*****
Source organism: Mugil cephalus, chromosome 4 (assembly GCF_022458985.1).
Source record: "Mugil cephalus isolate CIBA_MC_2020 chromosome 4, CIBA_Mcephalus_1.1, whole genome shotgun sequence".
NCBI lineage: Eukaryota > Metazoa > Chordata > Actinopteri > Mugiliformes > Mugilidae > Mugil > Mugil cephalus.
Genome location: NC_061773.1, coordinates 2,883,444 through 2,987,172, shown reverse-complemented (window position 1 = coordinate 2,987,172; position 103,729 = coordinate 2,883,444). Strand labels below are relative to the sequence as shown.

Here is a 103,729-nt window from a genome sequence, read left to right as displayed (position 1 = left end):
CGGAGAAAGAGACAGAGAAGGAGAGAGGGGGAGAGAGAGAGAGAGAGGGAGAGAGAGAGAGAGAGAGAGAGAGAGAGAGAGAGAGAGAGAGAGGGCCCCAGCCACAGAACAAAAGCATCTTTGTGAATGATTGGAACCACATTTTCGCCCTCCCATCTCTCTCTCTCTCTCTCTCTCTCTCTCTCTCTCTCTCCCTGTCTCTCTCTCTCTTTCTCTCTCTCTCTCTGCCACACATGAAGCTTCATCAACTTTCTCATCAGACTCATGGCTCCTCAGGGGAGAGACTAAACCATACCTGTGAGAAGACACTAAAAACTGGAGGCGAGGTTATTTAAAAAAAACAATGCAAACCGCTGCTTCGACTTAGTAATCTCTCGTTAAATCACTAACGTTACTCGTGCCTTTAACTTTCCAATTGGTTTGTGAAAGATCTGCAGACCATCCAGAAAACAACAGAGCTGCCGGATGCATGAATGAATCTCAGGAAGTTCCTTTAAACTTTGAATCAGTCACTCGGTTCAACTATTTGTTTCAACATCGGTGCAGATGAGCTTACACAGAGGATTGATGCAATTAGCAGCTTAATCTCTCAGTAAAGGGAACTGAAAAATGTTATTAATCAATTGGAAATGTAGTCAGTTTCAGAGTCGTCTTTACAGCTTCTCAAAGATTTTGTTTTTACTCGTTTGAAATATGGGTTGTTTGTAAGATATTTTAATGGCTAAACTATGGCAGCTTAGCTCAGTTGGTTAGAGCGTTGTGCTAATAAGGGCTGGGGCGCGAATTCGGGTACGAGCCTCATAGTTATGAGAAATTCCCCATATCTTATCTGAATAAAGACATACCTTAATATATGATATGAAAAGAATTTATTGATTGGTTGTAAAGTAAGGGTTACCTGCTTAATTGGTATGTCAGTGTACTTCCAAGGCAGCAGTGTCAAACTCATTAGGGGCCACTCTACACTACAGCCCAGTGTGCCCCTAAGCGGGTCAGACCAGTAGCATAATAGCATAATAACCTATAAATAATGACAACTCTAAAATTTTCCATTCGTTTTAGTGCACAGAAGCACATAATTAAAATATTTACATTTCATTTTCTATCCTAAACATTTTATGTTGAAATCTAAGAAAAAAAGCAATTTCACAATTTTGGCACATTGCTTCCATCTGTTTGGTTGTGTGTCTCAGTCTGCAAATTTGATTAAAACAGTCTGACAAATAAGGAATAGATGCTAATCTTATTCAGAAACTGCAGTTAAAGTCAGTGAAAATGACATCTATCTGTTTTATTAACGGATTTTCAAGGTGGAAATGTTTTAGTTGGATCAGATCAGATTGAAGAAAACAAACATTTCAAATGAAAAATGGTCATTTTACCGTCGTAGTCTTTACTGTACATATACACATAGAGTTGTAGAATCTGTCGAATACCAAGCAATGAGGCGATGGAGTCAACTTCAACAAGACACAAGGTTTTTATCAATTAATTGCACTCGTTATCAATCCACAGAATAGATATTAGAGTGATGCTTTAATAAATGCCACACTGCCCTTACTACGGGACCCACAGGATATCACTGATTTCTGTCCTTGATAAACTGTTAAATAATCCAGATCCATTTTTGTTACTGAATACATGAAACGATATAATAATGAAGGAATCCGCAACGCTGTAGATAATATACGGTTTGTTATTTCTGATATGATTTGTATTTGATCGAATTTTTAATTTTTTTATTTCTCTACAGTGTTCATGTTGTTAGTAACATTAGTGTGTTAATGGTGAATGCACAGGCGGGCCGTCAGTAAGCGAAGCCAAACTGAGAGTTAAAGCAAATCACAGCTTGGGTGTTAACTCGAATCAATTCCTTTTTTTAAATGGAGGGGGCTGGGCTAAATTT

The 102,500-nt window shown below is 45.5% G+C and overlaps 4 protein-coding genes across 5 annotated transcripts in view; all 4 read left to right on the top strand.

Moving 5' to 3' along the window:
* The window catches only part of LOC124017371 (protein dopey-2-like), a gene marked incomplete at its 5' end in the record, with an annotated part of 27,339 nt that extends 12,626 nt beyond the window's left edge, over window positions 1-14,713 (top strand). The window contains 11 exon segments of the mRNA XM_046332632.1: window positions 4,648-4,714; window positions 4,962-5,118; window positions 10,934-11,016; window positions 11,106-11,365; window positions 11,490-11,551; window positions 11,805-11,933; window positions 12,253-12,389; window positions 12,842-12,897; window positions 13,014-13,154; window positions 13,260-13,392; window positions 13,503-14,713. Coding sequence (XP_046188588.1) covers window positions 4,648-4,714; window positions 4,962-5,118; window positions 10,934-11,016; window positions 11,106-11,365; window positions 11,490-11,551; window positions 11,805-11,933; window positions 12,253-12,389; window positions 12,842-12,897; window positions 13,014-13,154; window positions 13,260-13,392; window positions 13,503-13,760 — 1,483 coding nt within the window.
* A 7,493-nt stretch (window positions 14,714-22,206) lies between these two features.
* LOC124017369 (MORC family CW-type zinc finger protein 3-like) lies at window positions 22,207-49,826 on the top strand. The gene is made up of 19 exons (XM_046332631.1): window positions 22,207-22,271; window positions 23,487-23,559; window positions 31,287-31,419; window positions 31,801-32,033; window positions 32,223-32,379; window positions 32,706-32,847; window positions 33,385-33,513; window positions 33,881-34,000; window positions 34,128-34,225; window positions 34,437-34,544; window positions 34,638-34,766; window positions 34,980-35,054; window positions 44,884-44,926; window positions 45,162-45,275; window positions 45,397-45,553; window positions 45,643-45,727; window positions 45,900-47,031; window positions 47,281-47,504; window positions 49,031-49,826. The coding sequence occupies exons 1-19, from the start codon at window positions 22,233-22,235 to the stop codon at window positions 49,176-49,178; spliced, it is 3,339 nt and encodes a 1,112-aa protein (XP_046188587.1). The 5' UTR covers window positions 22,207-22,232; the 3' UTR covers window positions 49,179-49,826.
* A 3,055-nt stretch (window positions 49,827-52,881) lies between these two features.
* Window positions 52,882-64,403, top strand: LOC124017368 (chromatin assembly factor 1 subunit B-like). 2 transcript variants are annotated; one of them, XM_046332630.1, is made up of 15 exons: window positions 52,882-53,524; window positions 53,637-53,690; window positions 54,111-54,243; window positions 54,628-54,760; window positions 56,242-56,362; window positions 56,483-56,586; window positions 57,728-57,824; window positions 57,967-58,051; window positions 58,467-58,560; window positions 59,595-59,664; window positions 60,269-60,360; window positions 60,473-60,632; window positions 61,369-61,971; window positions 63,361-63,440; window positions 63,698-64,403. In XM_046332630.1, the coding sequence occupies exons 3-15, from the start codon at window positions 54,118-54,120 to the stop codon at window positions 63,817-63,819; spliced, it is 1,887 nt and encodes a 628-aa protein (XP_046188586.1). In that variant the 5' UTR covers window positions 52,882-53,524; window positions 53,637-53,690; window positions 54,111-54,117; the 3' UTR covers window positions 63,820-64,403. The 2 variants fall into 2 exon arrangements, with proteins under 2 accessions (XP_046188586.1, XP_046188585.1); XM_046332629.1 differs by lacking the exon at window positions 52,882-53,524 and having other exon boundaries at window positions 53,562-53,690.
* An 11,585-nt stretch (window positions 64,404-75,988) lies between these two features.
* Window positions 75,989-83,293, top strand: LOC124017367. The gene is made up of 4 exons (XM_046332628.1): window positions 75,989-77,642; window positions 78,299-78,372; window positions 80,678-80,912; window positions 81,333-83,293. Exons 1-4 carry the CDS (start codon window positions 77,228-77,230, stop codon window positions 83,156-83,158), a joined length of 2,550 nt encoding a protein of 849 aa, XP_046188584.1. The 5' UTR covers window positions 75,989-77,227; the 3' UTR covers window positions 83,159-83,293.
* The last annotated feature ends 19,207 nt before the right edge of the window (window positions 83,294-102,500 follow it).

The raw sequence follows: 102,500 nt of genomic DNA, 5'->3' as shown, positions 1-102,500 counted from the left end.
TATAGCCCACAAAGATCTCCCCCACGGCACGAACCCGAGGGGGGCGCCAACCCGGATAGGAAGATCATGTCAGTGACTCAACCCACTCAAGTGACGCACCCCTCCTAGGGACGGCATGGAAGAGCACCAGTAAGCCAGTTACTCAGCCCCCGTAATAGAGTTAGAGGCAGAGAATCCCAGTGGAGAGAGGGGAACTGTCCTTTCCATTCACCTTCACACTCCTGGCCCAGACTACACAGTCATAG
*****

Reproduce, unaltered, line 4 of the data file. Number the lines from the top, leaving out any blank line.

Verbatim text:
Genome location: NC_061773.1, coordinates 2,883,444 through 2,987,172, shown reverse-complemented (window position 1 = coordinate 2,987,172; position 103,729 = coordinate 2,883,444). Strand labels below are relative to the sequence as shown.